Photo: Osmania Hospital built in 191o
By: Mir Ayoob Ali Khan
The tug-of-war between Telangana and Seemandhra for Hyderabad is becoming nastier and hurting the sentiments and sensibilities of the people, particularly the native population of the capital city who has lived here for generations.
Seemandhra protagonists’ claim that Hyderabad was developed by them needs a reality check. And what development are they exactly talking about?
For those who may not know the history of Hyderabad, here are a few facts. Foremost is the fact that Hyderabad was the capital of two big dynasties of the Deccan—Qutub Shahis and Asaf Jahs—for nearly 400 years before it became the capital ofAP.
Built by Mohammed Quli Qutub Shah in 1591, Hyderabad remained the capital of the Qutub Shahi kingdom until Mughal emperor Aurangzeb overran it in 1687. He made the last sultan of Golconda kingdom, Abul Hasan Tanashah, his prisoner and left for Aurangabad. When the first Asaf Jah Mir Qamruddin Ali Khan declared his rule over the Deccan in 1724, he preferred to remain in Aurangabad. But the second Nizam, Mir Nizam Ali Khan shifted his rule to Hyderabad in 1763. That means that in a history of over 400 years, Hyderabad ceased to be a capital city for 76 years (from 1687 to 1763). Then began another round of an unbroken period where Hyderabad enjoyed the position of a premier city in the Deccan. In simple words, Hyderabad has been the capital city of Hyderabad state and AP from 1763. That also means it has been enjoying the current status for 250 years.
Now let us see how modern the Hyderabad city was between 1911 and 1948 which is the period of the last Nizam, Mir Osman Ali Khan.
There was Osmania University with its magnificent Arts College building. The Nizam spent between 7 to 11 per cent of the budget on education. The city had two major water reservoirs built by him over the Musi— the Osmansagar and the Himayatsagar. There were two other major water bodies, the Hussainsagar in the new city and Mir Alam Tank in the Old City serving the people.
There were three major hospitals in the city—Osmania, Victoria Zanana Hospital and Niloufer. While Osmania took care of the needs of the general public, the other two were exclusively for women and children, equipped with all facilities related with allopathic way of treatment. There was another medical care centre—Nizamia Dawakhana near Charminar—that offered the native Unani system of medicine. The city had its own air, rail and road transport systems that connected with the rest of India. There was an airport in Begumpet and three big railway stations—Nampally, Secunderabad and Kacheguda. The bus station was located at Gowliguda, the old hangers of which are still intact.
The judiciary had been made independent of the monarchy and the executive, and the Adalat-e-Aaliya or HC was built across the bank of the Musi.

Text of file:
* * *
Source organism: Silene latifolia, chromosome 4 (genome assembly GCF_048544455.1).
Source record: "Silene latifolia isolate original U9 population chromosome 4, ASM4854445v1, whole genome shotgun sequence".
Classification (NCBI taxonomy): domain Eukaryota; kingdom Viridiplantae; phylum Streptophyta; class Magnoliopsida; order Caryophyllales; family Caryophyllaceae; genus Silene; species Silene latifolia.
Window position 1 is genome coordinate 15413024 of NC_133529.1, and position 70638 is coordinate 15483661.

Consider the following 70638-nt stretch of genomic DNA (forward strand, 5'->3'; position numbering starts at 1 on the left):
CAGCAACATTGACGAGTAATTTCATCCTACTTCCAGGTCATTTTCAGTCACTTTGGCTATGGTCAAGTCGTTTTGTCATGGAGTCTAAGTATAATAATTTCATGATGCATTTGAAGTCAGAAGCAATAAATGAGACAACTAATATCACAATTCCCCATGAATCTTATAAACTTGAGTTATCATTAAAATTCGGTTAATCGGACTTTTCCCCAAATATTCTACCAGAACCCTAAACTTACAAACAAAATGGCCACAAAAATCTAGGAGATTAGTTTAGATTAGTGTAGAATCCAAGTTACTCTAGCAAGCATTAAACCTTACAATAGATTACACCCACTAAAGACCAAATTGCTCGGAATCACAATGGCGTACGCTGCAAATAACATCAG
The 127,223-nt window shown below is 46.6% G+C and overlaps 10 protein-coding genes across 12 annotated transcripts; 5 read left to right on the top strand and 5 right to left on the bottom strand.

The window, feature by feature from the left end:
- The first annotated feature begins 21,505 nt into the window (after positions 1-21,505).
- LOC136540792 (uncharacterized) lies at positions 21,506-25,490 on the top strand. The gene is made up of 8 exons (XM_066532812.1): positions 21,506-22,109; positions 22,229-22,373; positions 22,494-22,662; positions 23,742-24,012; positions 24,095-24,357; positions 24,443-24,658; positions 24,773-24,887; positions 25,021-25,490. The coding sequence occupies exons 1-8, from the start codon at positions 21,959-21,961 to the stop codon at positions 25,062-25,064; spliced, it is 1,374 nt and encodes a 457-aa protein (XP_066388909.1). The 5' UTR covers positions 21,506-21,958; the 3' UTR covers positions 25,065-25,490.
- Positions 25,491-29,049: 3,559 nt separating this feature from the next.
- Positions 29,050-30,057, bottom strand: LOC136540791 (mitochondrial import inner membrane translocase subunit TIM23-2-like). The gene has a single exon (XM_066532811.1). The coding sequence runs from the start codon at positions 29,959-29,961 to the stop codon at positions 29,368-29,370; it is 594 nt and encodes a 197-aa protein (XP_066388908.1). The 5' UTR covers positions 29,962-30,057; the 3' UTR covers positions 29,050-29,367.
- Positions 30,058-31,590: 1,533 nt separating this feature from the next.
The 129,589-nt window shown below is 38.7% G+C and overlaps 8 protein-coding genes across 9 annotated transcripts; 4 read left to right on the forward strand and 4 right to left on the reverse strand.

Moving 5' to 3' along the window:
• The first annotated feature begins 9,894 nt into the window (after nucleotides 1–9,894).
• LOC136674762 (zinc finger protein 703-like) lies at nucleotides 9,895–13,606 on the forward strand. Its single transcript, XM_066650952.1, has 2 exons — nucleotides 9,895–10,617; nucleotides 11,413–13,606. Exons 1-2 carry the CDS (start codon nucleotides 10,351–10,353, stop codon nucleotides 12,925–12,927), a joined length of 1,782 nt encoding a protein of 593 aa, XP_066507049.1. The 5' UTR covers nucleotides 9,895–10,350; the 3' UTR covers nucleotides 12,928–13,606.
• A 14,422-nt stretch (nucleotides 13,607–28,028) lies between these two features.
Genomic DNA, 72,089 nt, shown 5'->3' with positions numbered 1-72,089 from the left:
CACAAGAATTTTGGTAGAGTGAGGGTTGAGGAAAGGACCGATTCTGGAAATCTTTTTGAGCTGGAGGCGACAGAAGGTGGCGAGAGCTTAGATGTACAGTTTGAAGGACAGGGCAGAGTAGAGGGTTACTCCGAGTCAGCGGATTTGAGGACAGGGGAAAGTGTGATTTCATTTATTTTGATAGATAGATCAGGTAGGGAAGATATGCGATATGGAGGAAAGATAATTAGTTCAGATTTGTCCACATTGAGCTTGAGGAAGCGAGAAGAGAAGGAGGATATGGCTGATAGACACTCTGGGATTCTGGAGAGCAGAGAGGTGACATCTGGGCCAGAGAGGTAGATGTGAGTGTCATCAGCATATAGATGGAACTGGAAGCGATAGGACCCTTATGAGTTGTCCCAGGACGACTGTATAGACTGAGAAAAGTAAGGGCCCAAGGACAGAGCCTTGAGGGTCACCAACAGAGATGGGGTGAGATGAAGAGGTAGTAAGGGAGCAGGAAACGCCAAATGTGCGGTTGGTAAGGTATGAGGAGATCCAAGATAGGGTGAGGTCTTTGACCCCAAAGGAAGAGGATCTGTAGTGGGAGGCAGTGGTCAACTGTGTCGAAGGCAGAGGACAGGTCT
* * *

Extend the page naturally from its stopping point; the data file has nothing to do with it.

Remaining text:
The city had a town hall from where the legislative assembly of Hyderabad state and then Andhra Pradesh have been functioning. The legislative council is located in the Public Garden complex which was constructed by the Nizam to mark his silver jubilee year of reign.
Hyderabad had a City Improvement Board that was working on making the city better and expanding it according to its growth. Funds to the tune of Rs one cr was allotted for setting up industries and Sanathnagar was assigned as the hub of industrial activity. When the Nizam transferred power to the Indian Union in 1948, his government offices were functioning from Saifabad Palace, where today’s Secretariat is located. So, was Hyderabad not a developed city and the capital of a state in 1956 when it was broken into three regions—Hyderabad Karnataka, Marathwada and Telangana; and when Telangana was clubbed with Seemandhra after the latter was kept out of Madras?
After 1956, there was no significant development in the city until N Chandrababu Naidu showed his vision in the mid-90s. But didn’t he cash in on the historical, cultural and architectural background of the city and its potential to expand?
In fact, what was done to Hyderabad was diabolic. The complexion of the city changed, without any parallel advances being made in terms of infrastructure. People who came from outside became the decision-makers, changing the very identity of the city without caring for the historical foundation on which it was built.
Instead of making tall claims, the warring parties should ensure that no more bad blood is created. There are many who love Hyderabad. Any adverse remark on its past would hurt them and lead to acrimony and bitterness . [Courtesy: Times of India]